This blog theme is a bit ... austere.
Here's a pici to cheer things up before I get the place nicely redecorated.
Perhaps it is best to start with something high-minded, in view of what may follow.
Some people have asked me where I got the title of my previous blog ("There is no end, but addition") from. In truth I asked my wife. I had researched blog titles; I knew what was required, and so asked for something "a little bit poncey and up itself". Naturally, she suggested a T.S. Eliot quotation "There is no end, but addition". Now in continuance of that tradition I offer a new blog title from the same poem, part II of The Dry Salvages (pronounced sal-vay-jez), from Four Quartets.
Where is there an end of it, the soundless wailing,
The silent withering of autumn flowers
Dropping their petals and remaining motionless;
Where is there and end to the drifting wreckage,
The prayer of the bone on the beach, the unprayable
Prayer at the calamitous annunciation?
There is no end, but addition: the trailing
Consequence of further days and hours,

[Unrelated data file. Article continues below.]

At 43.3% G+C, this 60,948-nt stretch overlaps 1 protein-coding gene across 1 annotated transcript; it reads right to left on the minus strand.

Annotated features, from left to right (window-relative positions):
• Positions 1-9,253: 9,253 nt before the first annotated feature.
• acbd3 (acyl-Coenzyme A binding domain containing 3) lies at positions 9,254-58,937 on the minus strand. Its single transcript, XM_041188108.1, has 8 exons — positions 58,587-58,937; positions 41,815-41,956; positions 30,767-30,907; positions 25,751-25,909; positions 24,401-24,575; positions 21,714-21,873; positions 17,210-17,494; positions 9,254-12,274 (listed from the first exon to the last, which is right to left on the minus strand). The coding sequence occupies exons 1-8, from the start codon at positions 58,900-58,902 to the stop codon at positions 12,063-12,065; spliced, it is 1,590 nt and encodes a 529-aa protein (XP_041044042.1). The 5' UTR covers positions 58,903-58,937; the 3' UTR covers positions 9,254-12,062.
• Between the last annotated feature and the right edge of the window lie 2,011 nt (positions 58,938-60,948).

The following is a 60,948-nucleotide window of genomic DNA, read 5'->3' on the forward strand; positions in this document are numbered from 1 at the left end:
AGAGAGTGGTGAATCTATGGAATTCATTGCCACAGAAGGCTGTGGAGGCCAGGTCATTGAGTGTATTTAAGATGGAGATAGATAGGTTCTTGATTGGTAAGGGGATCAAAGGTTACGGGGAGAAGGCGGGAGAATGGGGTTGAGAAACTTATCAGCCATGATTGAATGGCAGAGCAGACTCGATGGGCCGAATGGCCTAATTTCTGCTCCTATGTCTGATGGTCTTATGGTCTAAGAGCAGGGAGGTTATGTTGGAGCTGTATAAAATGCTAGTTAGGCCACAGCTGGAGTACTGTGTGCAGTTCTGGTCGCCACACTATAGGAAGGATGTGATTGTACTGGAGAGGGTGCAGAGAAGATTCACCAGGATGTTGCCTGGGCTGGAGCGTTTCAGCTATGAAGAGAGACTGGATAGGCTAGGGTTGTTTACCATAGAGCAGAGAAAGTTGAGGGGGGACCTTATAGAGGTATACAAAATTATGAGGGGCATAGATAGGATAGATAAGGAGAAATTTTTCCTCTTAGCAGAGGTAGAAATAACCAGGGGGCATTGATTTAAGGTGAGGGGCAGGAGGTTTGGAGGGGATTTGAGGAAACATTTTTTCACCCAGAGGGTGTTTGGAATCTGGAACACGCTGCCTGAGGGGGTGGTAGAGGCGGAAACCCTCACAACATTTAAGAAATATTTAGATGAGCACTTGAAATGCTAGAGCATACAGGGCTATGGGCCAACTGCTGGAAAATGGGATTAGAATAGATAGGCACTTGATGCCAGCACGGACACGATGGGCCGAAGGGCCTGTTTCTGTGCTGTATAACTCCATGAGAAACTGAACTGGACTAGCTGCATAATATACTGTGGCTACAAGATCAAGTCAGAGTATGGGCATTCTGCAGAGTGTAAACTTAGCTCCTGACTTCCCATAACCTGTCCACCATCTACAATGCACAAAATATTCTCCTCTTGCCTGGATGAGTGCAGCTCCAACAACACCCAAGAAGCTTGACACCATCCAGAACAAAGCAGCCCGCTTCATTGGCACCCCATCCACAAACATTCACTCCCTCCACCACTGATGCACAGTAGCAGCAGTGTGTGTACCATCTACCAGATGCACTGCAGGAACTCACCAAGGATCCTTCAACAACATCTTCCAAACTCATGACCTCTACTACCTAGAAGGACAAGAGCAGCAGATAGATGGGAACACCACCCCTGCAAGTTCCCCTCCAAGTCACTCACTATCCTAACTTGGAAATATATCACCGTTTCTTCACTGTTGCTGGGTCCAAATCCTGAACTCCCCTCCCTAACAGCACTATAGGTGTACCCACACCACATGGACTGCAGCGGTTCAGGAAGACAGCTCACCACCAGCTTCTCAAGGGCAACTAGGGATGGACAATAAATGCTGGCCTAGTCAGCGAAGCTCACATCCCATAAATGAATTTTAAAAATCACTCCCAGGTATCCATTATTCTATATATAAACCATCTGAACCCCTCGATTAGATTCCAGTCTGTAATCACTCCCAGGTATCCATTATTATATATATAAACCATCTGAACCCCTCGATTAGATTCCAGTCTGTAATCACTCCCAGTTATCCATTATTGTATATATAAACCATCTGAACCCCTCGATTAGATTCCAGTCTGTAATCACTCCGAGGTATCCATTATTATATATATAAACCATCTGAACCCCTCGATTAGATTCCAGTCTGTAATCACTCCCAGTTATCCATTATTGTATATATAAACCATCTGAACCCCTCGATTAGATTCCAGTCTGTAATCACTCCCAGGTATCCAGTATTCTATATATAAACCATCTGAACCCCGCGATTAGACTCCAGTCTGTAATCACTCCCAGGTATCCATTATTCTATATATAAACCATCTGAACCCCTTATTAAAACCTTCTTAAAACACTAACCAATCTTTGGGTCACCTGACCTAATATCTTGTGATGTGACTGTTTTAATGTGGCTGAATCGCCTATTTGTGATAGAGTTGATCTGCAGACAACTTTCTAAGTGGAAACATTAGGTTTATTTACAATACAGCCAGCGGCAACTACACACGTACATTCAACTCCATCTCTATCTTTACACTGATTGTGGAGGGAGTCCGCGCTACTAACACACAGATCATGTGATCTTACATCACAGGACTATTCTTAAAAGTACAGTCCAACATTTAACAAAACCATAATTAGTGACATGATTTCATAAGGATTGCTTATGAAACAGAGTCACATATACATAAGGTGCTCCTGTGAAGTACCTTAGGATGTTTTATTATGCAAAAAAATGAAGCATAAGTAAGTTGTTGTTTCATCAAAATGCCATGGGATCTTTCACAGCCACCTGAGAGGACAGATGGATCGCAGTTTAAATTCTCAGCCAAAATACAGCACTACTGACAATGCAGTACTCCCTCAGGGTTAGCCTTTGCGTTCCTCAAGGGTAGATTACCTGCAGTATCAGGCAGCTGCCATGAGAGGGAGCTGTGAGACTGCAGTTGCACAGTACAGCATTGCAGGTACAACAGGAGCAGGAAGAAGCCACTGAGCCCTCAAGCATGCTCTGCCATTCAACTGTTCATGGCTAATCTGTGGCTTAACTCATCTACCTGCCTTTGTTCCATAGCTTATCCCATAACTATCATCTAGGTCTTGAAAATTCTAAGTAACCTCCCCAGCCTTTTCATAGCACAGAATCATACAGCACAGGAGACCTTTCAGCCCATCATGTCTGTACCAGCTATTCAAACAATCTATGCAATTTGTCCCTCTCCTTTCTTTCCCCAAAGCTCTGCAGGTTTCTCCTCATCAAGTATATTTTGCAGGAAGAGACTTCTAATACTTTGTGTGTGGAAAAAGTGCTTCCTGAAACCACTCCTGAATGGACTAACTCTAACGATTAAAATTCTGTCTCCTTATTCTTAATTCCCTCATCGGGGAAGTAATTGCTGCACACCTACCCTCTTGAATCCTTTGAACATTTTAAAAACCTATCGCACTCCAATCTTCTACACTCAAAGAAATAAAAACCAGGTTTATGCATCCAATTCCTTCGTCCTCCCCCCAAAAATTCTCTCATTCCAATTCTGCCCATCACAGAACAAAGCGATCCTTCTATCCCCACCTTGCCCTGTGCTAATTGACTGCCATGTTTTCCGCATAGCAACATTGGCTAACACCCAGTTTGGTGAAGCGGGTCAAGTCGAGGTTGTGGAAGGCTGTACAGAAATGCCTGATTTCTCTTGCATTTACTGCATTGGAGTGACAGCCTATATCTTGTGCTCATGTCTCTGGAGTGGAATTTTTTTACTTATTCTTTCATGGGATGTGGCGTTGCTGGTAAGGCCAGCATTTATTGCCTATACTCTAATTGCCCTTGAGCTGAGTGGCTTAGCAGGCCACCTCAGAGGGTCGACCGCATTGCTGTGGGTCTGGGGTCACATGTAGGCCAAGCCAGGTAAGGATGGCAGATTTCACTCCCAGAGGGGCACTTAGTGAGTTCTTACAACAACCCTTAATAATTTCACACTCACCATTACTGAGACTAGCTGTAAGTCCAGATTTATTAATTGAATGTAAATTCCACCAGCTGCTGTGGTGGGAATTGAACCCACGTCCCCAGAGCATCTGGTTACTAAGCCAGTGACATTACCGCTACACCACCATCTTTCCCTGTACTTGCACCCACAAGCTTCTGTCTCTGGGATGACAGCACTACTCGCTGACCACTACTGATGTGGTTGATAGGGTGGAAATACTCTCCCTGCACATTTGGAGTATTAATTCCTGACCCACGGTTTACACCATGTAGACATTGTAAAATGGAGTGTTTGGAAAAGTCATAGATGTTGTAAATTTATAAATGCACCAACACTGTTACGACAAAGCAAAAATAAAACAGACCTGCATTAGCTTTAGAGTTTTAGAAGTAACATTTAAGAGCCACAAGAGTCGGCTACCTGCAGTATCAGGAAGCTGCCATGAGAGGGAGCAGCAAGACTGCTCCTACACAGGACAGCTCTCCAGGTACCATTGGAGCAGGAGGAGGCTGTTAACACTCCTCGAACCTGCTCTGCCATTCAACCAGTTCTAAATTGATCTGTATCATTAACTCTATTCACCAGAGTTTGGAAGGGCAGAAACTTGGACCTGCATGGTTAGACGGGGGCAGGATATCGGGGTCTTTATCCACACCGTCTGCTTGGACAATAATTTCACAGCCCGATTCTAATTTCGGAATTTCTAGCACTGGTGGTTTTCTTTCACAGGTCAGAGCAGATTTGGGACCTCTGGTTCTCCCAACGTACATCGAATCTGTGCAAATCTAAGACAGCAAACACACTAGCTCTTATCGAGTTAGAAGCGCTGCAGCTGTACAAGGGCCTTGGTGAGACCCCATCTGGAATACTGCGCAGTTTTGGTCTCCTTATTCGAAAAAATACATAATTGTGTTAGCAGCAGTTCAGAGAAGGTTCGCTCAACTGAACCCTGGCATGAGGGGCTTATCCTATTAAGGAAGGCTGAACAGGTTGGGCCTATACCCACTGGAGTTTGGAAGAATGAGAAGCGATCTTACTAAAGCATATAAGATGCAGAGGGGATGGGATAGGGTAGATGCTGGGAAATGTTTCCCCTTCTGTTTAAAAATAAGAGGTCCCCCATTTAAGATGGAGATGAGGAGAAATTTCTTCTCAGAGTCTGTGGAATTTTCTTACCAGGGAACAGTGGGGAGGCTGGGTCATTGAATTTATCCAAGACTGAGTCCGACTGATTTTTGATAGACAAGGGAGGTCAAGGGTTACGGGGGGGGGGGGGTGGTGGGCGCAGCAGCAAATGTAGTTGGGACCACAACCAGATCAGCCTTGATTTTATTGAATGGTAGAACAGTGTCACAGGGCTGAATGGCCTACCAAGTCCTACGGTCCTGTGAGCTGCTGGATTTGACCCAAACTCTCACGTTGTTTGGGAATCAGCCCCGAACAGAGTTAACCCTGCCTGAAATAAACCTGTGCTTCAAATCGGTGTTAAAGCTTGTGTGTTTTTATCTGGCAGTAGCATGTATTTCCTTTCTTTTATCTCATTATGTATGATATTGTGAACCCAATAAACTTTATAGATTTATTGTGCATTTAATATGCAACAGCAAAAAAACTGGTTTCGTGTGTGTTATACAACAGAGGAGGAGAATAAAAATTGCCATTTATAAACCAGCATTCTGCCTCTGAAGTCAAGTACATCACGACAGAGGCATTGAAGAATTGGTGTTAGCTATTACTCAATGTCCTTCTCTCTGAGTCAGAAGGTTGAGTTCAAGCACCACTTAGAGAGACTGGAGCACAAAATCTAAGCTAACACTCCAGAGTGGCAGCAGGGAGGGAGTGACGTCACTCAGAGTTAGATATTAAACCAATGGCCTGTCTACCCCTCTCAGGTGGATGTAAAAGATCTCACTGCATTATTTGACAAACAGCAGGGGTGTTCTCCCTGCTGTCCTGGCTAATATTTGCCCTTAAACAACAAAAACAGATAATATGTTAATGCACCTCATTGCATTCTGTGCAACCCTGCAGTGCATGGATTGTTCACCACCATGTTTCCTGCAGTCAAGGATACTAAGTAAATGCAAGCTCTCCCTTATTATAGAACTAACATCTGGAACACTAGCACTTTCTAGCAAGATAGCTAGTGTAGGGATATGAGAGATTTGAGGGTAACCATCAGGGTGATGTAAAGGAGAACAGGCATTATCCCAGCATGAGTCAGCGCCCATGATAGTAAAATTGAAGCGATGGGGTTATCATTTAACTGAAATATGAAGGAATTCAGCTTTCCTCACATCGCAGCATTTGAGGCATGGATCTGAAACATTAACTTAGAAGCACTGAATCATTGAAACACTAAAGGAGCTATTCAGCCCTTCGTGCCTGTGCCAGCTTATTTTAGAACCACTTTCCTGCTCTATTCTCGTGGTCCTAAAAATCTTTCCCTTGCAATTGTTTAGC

While emotion takes to itself the emotionless
Years of living among the breakage
Of what was believed in as the most reliable—
And therefore the fittest for renunciation.
Now, I have to be careful to limit the length of this quotation, as I know for a fact Faber & Faber scour the web looking for copyright violators. And (I did hint we might come down from being high-minded) talking of copyright violation I notice some of the dafter quarters of the web have published the ISO/IEC 29500:2008 (OOXML) text. Now, while not many people know for sure what ITTF do to a text when they prepare it for publication, one thing they do do for sure is to put a copyright statement on every page. So what we have witnessed is a brazen act of copyright violation. The boobies have even been so good as to boast about the bandwidth requirements their crimes have occasioned (no further questions, m'lud).
Even now, I can hear those Geneva lawyers licking their lips over this one ...